Aconitum napellus is the monkshood. Aconite itself, means without dust. The plant has been so named from the botanical fact that it grows on dry rocks, with scarcely enough earth about to enable it to take root. This shows the hardiness of the plant. It is called the monkshood because of the shape of the flowers, which turn over and give the appearance of a hood thrown over the head. Aconitum napellus contains an active principle called ACONITINE, crystalline in some instances and amorphous in others. In the root of the Aconitum napellus is another principle called NAPELLINE. Aconitine is also contained in one variety of the Staphisagria, the larkspur. It is also said that Helleborus contains ACONITIC ACID. I have heard, but with how much truth I cannot say, that some of the inhabitants of Persia eat the tops of the Aconitum ferox. It is also asserted (this, too, I cannot vouch for) that in some parts of Switzerland, Aconite is grown in rows along the streets, and the tops are cut off and used as greens. This illustrates the fact that plants alter their properties from domestication.
When taken in poisonous doses, Aconite acts as a depressant to the cerebro-spinal nervous system. It produces a sensation of numbness attended with pricking and tingling in the extremities, and even complete anaesthesia. At first the emotions are not at all impaired. It also affects the circulatory system. After the first sensation of diffused warmth is experienced there follows an intense internal heat and profuse hot sweat. At other times, the skin becomes covered with a miliary rash which itches intensely. The pulse and respiration are greatly accelerated. Secondarily, the surface of the body becomes cool, with cold clammy sweat, the pulse grows feeble, and death ends the scene.
In poisoning by COCCULUS INDICUS, consciousness is early disturbed. This drug, moreover, produces a complete motor and not sensory paralysis.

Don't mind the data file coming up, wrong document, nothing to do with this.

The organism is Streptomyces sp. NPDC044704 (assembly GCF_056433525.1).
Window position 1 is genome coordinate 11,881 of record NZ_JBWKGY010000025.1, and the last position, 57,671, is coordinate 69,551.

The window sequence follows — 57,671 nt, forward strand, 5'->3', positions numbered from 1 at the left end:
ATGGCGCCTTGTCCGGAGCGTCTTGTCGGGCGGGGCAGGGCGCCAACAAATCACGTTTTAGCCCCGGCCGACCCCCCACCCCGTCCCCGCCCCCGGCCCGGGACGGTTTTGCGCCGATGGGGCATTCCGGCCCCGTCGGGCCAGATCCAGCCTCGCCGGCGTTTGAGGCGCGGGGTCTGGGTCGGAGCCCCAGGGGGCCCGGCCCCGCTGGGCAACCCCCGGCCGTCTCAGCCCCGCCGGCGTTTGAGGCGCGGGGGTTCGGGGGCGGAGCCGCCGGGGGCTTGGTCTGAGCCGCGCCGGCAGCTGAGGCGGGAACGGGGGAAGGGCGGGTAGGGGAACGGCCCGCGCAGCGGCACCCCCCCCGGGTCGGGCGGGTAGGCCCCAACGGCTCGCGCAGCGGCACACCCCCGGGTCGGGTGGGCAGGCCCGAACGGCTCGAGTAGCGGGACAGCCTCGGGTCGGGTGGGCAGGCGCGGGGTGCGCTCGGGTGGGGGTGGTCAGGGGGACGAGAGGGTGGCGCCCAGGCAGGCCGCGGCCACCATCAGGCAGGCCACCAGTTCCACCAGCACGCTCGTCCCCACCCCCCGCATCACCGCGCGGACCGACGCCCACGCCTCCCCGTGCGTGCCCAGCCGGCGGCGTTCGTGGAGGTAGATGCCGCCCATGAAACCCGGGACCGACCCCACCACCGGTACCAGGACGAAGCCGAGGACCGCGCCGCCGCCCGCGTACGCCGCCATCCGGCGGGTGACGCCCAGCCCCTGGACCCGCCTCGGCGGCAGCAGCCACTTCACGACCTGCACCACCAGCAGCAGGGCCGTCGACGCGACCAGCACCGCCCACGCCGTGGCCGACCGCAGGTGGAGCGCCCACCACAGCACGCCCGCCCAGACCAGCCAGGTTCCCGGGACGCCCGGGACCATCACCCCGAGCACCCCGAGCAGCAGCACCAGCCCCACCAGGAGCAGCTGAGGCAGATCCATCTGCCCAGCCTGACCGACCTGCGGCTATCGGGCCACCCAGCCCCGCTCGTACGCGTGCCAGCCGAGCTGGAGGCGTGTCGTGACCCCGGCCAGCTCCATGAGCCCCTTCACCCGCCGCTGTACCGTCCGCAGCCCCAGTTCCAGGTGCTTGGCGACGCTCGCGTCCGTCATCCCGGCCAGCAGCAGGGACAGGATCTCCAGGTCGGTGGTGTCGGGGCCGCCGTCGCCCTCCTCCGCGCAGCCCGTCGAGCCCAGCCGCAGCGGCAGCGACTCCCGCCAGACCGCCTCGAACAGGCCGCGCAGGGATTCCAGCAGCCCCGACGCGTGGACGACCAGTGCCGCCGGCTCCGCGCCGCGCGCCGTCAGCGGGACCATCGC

Aconite produces two different sets of symptoms, entirely distinct in their character, and as separate as though the drug were composed of two substances, each developing its own symptoms. The second set of symptoms, that which is most thoroughly known, is the tendency of Aconite to develop fever and inflammation. This it does through its action on the sympathetic nervous system. We find it indicated in genuine inflammatory fever, in what is called synochal fever, otherwise termed sthenic fever. All these terms apply to a fever which has about it no quality of weakness or asthenia. The symptoms of the fevers calling for Aconite are these: There are usually dry heat of the skin, and full, hard, bounding pulse. This fever is usually associated with anxiety. The mental symptoms and those which are local, Hahnemann has told us, are the true guiding symptoms in the selection of Aconite. It cannot be the remedy unless there is present anxiety, restlessness and fear of death. The sweat which follows this fever is usually critical and gives relief to all the symptoms. It is profuse, warm or even hot. It has been proven that Aconite does not produce any alteration in the quality of the blood, hence you cannot expect it to be indicated in any form of fever in which there is a poison in the blood, destroying that fluid or impairing its corpuscles, altering its plasma or in any way changing its quality. The type of the Aconite fever is sthenic and continuous and not intermittent or remittent. It has no symptom in its pathogenesis which points to intermittency. Beginning with the initial chill or chills, the dry heat follows and continues until sweat brings relief. Then the fever is over so far as Aconite is concerned. It has no typical return of these febrile attacks. Hence you cannot give Aconite in intermittent fever. Then again, it must be borne in mind, that sometimes the fever is not the disease itself, but a symptom which is necessary for the proper development of the disease. You should no more attempt to lop oif this fever by the administration of Aconite, than you would lop off one symptom in any other disease. When, then, fever is only a symptom, Aconite should not be given to control it. Take scarlatina for instance. The fever here may run high, the skin may be hot and dry and the pulse hard. Superficially, Aconite appears to be indicated, yet you know, with the other symptoms present, backache, vomiting, sore-throat apd the existence of other cases of the disease in the neighborhood, that scarlatina is developing. You know by removing this fever, you take away a symptom which is necessary for the proper development of the rash belonging to the disease. Therefore Aconite is seldom to be thought of in scarlatina. There may be exceptional cases when the fever is disproportionately severe and the characteristic mental symptoms are present, in which case you may administer it, but nine cases out of ten would only be spoiled by the administration of Aconite.